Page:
Congregation elects to raze historic church

Aug. 17, 2013 @ 03:00 PM

For the Rev. Michael Robinson, being a part of the decision to tear down the church building that is home to High Point’s oldest African-American congregation has not endeared him to some in the community.
First Baptist Church on Washington Street, which was formed and organized by former slaves in 1871, has been deteriorating for years. The sanctuary, built in 1907, was declared unsafe and closed by the city earlier this year because of structural deficiencies in the walls.
The congregation recently decided to raze the sanctuary and the fellowship hall that’s attached to it, after concluding that it would be prohibitively expensive to restore the structure. 
“I’ve had the hate letters. People say, ‘Why are you doing this to our history? I grew up in that church. My family belonged to that church.’ Of course, when you ask them what their involvement is in the church these days, they say, ‘Well, I don’t attend any church,’” Robinson said. 
A demolition contractor has estimated that it will cost $76,000 to tear down the building, remove the debris and clean up the site. In addition, a company in Winston-Salem has quoted the church a price for extracting and restoring the 18 stained glass windows in the sanctuary: $102,000.
Robinson said some money has been raised, but he and other church representatives acknowledge that it will take a major benefactor to allow them to achieve their goals. 
“We need help. We won’t refuse any help. We hope our situation will touch the hearts of someone in a philanthropic way,” said Robert White, a church elder.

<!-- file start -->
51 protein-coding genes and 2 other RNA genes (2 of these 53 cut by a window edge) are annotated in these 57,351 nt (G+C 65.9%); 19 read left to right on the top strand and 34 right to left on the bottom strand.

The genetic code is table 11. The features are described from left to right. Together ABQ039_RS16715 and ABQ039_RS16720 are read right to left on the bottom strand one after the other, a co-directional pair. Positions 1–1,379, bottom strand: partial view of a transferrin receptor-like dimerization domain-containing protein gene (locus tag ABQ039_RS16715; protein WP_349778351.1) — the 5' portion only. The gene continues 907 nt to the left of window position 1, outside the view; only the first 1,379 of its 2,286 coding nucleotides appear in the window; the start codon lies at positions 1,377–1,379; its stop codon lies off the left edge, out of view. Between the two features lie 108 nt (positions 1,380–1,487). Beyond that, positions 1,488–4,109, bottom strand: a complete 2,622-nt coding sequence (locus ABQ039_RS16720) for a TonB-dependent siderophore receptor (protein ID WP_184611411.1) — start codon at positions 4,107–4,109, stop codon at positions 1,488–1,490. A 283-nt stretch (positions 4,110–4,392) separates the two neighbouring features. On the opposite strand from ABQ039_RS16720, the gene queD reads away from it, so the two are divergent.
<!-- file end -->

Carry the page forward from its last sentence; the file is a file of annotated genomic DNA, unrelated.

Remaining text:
The church — officially renamed First Baptist Church Cathedral earlier this year — was beset with what Robinson terms mismanagement that allowed it to fall into disrepair before he became pastor three years ago. He said church representatives spent $46,000 on a new roof that wasn’t properly installed, for example. 
Now, the sanctuary’s east wall leans outward and the front of the building tilts toward Washington Street, he said.
It would cost about $650,000 to stabilize, repair and upfit the sanctuary and the rest of the structure to make it a full-fledged church building again, with a fellowship hall, offices and other space, Robinson said.
There was very little disagreement among the congregation about what course of action to take, White said.
“It was something we accepted because we’re being realistic about it,” he said. “I don’t think we have much of a choice. It was painful, but it’s tough love.”
Despite the closure of the sanctuary, the congregation was able to meet in the building’s fellowship hall until a mold problem forced them out a few months ago. They have since been meeting at the High Point Plaza hotel. Robinson said anywhere from 30 to 60 people usually show up for services.
White said the church’s goal is to find an existing building to move into in another part of the city.
“I don’t want to cast aspersions on Washington Street. We are looking for areas that are conducive to growth, maybe more so than Washington Street,” he said.
In the meantime, Robinson is continuing to search high and low for grants, donations and other any sources of funds to help with the demolition. He said High Point University already has been a significant help with the removal and storage of the pews from the sanctuary, as well as other advice and assistance.
No one is more appreciative of the church’s historical significance than White, 84, who preached his first sermon from its pulpit at age 14. The plan is to erect a cornerstone marker on the property after the building is gone that will acknowledge what it has meant to the community, he said.
“The knowledge of what transpired is the history. We just won’t have the building to relate, but the memories will always be there,” he said.